A Guide To Picking The Right Home
Before you rush into a property purchase, use our foolproof guide to assess whether it is a wise investment.
It's like being asked to marry someone you've only just met. You turn up at the property, spend a couple of minutes in each room being whizzed around by the estate agent and then are expected to make what is likely to be one of the biggest financial decisions of your life.
In an ideal world, you'd be able try out the shower, sleep in the bedroom, cook in the kitchen and invite the neighbours round for a cup of tea and good gossip. You'd get to know the property, expose its secrets and explore its flaws before you committed yourself forever.
But in a market where prices are rising by around £50 a day on average, this simply isn't possible. Hesitate, and it isn't time you lose. It's location, bedrooms and gardens, as properties which were once affordable slide out of your budget.
In such conditions, it's easy to feel pressured into a property purchase. However, with opinion divided about there's a crash around the corner, it's vital that you pick a property that will hold its value, whatever happens to the market. So whatever you do -- and whatever the estate agent says -- don't be tempted to rush in.
Make sure that, before you set foot in that door, you are armed with knowledge of what does and does not make a good property investment. Here's a quick guide on what to look for:
Most buyers try assess whether a property meets their needs today. Savvy property investors go one step further and consider whether it will meet their needs tomorrow.
After all, according to Abbey, it costs nearly £16,000 to move house nowadays. The potential to increase a property's square footage by adding an extension or converting a loft is therefore likely to prove cost-effective over the long-term.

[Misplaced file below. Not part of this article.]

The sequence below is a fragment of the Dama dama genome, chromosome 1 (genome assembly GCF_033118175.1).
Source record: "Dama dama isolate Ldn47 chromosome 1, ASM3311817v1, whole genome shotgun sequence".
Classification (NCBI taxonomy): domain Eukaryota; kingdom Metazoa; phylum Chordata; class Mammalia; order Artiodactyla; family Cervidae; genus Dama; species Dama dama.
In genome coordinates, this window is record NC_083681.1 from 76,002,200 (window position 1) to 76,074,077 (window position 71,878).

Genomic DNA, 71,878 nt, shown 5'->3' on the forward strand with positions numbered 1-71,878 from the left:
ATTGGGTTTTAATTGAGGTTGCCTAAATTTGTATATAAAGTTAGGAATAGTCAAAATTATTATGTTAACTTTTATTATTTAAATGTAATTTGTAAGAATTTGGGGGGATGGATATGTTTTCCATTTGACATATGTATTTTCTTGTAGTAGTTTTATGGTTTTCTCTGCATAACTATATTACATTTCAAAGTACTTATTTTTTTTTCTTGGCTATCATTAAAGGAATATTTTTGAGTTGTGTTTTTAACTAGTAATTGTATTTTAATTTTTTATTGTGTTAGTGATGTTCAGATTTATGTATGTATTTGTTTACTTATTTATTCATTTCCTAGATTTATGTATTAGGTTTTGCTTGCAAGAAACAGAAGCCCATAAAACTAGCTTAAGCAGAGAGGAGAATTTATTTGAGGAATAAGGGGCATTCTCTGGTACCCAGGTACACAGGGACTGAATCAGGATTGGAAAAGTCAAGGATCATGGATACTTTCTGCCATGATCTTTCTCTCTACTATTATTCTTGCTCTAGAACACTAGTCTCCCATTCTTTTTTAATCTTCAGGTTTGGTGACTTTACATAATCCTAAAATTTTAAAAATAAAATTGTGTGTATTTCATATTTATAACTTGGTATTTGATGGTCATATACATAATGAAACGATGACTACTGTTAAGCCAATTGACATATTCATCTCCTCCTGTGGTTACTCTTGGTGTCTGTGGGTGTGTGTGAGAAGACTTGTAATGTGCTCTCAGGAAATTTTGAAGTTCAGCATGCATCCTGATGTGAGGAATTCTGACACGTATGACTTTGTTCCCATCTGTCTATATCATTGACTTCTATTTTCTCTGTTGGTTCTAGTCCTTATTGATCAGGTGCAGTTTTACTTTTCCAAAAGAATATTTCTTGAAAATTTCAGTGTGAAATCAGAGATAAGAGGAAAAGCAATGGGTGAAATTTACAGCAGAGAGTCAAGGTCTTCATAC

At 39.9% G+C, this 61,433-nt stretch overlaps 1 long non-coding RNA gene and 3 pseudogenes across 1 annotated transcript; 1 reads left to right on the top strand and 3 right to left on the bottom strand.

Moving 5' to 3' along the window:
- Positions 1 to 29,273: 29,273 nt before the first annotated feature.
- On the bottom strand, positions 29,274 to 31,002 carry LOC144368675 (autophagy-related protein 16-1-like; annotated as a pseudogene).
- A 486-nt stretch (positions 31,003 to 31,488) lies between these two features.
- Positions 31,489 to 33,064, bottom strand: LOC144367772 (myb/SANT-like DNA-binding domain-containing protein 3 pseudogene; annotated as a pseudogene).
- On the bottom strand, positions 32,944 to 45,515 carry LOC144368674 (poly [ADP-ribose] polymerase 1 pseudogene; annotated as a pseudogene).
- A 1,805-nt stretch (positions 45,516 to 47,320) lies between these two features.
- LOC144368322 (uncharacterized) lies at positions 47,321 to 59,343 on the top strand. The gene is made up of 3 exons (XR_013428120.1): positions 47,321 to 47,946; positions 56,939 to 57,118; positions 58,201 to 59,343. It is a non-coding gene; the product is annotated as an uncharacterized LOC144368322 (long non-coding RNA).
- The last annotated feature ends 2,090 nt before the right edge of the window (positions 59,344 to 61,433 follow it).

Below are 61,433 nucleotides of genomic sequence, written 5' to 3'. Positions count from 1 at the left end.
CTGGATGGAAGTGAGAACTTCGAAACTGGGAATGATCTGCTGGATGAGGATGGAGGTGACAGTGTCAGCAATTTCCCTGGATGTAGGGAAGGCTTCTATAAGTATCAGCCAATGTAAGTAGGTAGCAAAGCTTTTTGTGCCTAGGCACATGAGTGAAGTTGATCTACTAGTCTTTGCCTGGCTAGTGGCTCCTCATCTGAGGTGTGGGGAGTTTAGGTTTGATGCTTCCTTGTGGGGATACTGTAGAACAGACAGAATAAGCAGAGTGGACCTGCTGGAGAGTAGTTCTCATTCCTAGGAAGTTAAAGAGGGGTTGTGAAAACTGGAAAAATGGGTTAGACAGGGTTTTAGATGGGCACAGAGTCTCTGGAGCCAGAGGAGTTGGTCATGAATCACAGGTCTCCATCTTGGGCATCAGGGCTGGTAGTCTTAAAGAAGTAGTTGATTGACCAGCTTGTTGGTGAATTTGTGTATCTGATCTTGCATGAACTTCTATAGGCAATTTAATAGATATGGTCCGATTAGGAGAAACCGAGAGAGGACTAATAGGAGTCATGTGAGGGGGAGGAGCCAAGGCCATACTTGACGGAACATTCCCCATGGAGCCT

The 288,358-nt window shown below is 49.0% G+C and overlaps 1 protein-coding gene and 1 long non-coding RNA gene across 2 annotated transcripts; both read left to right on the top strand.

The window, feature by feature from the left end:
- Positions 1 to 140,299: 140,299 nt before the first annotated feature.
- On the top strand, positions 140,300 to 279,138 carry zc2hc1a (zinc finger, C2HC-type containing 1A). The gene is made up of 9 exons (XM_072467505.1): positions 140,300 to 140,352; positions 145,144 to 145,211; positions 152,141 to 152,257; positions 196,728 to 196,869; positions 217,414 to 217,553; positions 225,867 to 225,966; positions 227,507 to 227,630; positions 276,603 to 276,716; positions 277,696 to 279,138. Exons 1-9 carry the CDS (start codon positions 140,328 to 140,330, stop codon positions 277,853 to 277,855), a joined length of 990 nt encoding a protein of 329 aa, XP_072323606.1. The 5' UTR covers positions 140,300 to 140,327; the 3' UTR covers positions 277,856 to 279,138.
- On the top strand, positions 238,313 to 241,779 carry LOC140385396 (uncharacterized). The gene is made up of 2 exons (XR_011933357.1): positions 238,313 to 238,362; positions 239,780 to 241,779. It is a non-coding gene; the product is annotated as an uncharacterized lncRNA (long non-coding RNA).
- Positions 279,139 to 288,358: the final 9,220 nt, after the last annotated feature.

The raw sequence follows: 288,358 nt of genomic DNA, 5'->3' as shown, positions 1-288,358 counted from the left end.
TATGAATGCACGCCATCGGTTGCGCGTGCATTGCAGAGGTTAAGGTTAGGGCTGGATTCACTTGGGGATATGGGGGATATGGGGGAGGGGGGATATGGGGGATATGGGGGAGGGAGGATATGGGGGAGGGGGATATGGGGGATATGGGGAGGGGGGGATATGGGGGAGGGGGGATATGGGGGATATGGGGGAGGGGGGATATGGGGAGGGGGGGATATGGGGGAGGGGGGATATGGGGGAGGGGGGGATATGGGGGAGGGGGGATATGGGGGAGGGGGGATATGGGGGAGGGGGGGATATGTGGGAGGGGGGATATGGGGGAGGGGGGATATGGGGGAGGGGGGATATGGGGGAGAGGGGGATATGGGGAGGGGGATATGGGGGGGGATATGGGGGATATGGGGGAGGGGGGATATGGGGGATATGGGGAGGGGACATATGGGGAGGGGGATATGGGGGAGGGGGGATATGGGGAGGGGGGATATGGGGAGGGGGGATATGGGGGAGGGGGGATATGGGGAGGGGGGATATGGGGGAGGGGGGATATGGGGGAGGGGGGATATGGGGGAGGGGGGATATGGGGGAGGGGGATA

And best of all, it can also add thousands to the price tag. Here's a list of the 10 biggest value-adding home improvements, according to estate agents.
Average Value Added
1) Loft conversion
2) Add an extension
3) Build a conservatory
4) New kitchen
5) Add central heating
7) New bathroom
9) Resurface the driveway
10) Add decking to the garden
Source: GE Money
To some extent, the investment potential of any property will depend on its location. Ask yourself: what type of person will want to buy this property when I come to sell it?
If you're a young professional buying a family home, for instance, take into account what would be important to a family (such as proximity to good schools or a spacious garden) when deciding what to offer ---even if these priorities are not top of your own list.
Do your research. Speak to the neighbours and ask them why they like living there, and visit www.upmystreet.com to find out about local crime rates and the performance of the local council.
Top 10 most desirable counties
Source: Legal & General
Buy To Let
Since Britain has become a nation of landlords instead of shopkeepers, it has become essential for any property hunter to assess the buy-to-let potential of any home, even if they plan to live in it themselves.
Buy-to-let investors have played a key role in the 190% rise in house prices that we have seen over the past 10 years. If there are any restrictions on renting out your property, this may well affect the price it can command when you come to sell it.
Look at whether the property is in an up-and-coming area. Are prices expected to rise in that postcode? If so, there may be increased competition from buy to let investors right now, and prices could actually be over-inflated. Furthermore, if there is not a significant rise in prices in the future, the buy to let investors may suddenly decide to jump ship and flood the market with properties.
It seems to contrary to logic, but my advice would always be: try to avoid hotspots unless you are certain you are in it for the long term and can afford to see out any short-term dips in the local market.
You can still benefit from the buy-to-let boom by buying in an area which has an established, steady rental market because, for example, it is near a university or has good transport links to a city centre.
The UK's five property hotspots in 2006:
Average Price 2005
Average Price 2006
% Annual Price Growth
Stoke & Stafford
Source: Birmingham Midshires
The more people you get to give their opinion of the property, the better. Abbey claims a quarter of all first-time buyers now ask their parents to accompany them on property viewings. You may not be able to live with them, but that doesn't mean you should try to find a place to live, without them.
Finally, try not to get emotionally attached or make any firm plans until your solicitor has carried out all the necessary checks and you have seen a Homebuyers Report from the surveyor.
You might have found your dream home -- but if it's a terrible investment, when you come to sell it, that dream could well turn into your worst nightmare.
Donna Werbner is Deputy Editor of Your Mortgage magazine.